The Real Story
by Eileen Gunn
(For Lunacon, 1994)
You people attending Lunacon probably think you know a lot about Vonda N. McIntyre, right? That’s why you invited her to be Guest of Honor, right?
Well, you’re wrong. Maybe you know some things about her. Maybe you know her books, for instance. Maybe you know her unassailable generosity and strength of spirit. Maybe you even know her middle name. (I will not reveal it here, but it distinguishes her from her mother.)
But do you know her lost novel Droomslang, her secret persona Ygor, her clandestine taste for country music? Do you know that she used to stable her horse where Microsoft sits right now? You don’t? Then you do not know everything about Vonda N. McIntyre. Come closer, and I will tell you more things of which others are unaware.
Very few people, for instance, know that Vonda keeps a large personal menagerie of wild snakes, tame wolves, and cloned dinosaurs, plus a huge mole named Philby that sleeps on the hassock in her office, and a wolverine named Ursula, of which she is inordinately fond. In addition, Vonda has created an urban-wildlife rescue area, with crocuses, on the parking strip in front of her house. It attracts and nurtures native Seattle wildlife, such as raccoons, possums, wombats, slugs, grunge bands, and bald eagles.
She also controls a vast woodland empire, where she’s building a stately pleasure-dome out of recycled popsicle sticks. She personally oversaw the planting of thousands of tiny trees on this preserve, which contains a trout-stream with genuine trout in it. She feeds the trout home-made chocolate-chip cookies, which they take from her hand, emitting chirps of pleasure. From time to time, salmon wend their way upstream to spawn. it’s extremely bucolic and picturesque, or will be when the trees get bigger.
You are all aware, I am sure, that Vonda is a superb cook, specializing in certain Seattle delicacies: coffee, chocolate decadence with raspberry sauce, and the occasional geoduck sushi for fiber. But not many of you know that she prepares an excellent hot-and-sour soup. It’s true, and if it were more widely known, she would undoubtedly have gained an unsought three-star rating in the Guide Michelin, and the crocuses on her parking strip would be overrun with BMWs. So we’ll let this be our little secret, won’t we? And you might keep mum about the chocolate decadence, too, while you’re at it — there’ll be all the more for those of us in the know.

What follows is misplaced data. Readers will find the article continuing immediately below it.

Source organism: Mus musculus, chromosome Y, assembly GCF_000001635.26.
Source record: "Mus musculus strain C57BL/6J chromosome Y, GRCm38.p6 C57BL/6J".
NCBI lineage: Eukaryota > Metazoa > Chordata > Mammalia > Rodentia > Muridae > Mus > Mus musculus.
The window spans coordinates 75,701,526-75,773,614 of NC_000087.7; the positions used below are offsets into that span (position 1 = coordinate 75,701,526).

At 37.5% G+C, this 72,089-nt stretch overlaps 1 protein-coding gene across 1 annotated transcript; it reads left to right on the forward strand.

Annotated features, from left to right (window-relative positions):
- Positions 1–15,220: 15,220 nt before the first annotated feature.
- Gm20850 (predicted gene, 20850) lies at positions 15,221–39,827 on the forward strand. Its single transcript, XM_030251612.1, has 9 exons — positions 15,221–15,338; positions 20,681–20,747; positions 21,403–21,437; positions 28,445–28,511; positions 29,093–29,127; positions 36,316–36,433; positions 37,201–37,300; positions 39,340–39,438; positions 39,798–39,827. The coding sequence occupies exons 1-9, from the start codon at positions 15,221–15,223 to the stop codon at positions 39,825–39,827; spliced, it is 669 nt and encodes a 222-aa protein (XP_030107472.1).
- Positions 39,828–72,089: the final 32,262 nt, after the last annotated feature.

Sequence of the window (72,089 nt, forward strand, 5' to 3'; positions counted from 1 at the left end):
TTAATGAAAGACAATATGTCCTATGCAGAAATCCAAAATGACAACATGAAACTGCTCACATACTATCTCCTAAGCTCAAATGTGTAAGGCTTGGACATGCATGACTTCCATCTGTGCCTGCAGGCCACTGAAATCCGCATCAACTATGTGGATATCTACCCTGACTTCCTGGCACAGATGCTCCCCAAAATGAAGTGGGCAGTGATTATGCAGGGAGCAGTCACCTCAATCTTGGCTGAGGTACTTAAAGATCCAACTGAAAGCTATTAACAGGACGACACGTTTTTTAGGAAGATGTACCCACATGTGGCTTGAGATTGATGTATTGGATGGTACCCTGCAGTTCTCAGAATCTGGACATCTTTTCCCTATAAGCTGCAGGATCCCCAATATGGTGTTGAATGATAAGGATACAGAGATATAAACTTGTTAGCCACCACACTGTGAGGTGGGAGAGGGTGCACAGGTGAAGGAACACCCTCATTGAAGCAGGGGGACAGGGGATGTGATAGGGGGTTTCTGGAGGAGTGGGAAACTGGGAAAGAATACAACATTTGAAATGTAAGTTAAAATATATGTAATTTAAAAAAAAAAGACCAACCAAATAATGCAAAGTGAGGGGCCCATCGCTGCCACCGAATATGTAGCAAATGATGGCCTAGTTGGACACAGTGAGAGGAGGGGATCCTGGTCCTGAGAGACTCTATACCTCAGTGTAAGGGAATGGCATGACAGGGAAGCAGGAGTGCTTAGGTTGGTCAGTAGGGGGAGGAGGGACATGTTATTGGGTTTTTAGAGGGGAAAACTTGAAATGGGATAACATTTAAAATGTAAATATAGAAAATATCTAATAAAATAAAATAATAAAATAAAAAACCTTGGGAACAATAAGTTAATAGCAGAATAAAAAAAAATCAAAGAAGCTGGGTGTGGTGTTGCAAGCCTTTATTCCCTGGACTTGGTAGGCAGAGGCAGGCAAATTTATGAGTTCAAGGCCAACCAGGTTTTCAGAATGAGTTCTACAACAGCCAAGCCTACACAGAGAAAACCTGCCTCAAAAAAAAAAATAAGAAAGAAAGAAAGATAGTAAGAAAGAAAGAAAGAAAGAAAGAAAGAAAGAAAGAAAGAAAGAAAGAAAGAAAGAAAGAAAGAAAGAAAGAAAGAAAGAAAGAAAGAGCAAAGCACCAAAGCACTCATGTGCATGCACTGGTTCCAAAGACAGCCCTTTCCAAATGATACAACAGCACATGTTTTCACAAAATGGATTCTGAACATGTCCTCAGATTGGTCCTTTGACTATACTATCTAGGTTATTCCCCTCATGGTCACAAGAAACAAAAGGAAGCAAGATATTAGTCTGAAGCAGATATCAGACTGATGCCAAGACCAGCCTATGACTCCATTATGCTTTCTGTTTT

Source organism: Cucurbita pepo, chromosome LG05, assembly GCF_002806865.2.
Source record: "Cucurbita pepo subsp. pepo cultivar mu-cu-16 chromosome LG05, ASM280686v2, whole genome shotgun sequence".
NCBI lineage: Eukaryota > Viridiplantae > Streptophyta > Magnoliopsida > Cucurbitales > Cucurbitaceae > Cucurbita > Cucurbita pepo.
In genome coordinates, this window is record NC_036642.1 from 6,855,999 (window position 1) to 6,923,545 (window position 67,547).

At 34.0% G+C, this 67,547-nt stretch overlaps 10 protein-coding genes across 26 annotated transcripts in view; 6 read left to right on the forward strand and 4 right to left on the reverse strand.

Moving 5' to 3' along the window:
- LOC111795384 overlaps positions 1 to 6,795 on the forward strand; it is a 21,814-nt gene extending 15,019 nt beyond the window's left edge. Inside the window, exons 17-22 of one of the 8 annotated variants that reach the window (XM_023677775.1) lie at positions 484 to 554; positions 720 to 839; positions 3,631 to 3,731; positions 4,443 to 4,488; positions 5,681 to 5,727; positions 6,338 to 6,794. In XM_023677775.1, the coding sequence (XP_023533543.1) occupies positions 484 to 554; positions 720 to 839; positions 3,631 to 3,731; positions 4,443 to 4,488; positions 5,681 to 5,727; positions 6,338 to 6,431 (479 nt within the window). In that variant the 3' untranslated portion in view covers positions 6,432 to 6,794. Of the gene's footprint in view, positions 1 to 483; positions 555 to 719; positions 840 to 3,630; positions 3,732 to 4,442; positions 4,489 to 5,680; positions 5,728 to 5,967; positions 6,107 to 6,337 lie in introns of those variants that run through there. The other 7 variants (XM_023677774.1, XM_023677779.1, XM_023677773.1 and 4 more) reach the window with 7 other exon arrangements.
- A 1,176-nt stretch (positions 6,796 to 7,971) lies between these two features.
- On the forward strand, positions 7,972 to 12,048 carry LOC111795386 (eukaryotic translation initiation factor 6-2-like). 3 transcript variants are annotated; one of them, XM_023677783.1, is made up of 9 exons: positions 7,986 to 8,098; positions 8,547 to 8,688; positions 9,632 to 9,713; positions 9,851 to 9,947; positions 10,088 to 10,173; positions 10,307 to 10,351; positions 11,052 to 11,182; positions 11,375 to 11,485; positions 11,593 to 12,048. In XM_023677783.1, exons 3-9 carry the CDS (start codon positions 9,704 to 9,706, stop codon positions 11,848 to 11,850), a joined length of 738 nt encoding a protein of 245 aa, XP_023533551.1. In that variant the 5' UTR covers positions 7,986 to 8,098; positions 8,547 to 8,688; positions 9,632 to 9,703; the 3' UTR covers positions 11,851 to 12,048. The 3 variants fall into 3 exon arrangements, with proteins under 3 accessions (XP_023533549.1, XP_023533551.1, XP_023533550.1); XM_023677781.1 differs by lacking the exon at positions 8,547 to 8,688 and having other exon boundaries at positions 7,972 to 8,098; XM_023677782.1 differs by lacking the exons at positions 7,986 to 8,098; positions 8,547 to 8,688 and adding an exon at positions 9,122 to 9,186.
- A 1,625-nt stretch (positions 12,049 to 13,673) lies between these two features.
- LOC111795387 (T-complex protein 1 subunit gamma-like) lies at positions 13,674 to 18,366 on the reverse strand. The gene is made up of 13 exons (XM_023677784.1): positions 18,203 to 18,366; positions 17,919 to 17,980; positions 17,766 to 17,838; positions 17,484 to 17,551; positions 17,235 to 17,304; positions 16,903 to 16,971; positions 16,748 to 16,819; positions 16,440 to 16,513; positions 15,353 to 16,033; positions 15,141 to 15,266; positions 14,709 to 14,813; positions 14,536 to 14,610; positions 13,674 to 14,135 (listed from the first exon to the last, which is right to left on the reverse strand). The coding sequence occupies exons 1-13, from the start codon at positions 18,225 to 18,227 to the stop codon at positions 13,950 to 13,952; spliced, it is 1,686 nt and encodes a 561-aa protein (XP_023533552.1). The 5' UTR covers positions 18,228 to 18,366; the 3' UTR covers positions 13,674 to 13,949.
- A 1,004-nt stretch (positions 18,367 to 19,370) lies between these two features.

This weekend you will witness Vonda’s ability to make an elegant personal fashion statement: suede boots, silk shirts, the restrained use of gemlike color. I will disclose here the darker side of her fashion sense: the stuffed effigy of a beaver (Castor canadensis) named Roscoe that she dressed for Westercon last summer. Roscoe, bedecked with velvet, satin, gold spraypaint, brass chains, and iridescent glow-in-the-dark fishing lures, like some sasquatchian Infant of Prague, may foreshadow an in-your- face, go-for-broke rebellion on Vonda’s part against her accustomed wardrobe. Or he may not.
Many people writing about Vonda would mention how responsible she is, how loyal to her friends, how helpful to those in need. Such talk makes her seem much older than she is, and gives the impression that she’s part sheepdog and part boy-scout, which she isn’t. But I would like to add here that Vonda can be a very forgiving person. How do I know this? Well, one lovely June evening, I lured her to a railway siding where the Survival Research Laboratories seated her amongst tall strangers, then assaulted her with noise and drenched her in crickets and rocket fuel. She forgave me for that. She may even, some day, forgive me for this biography.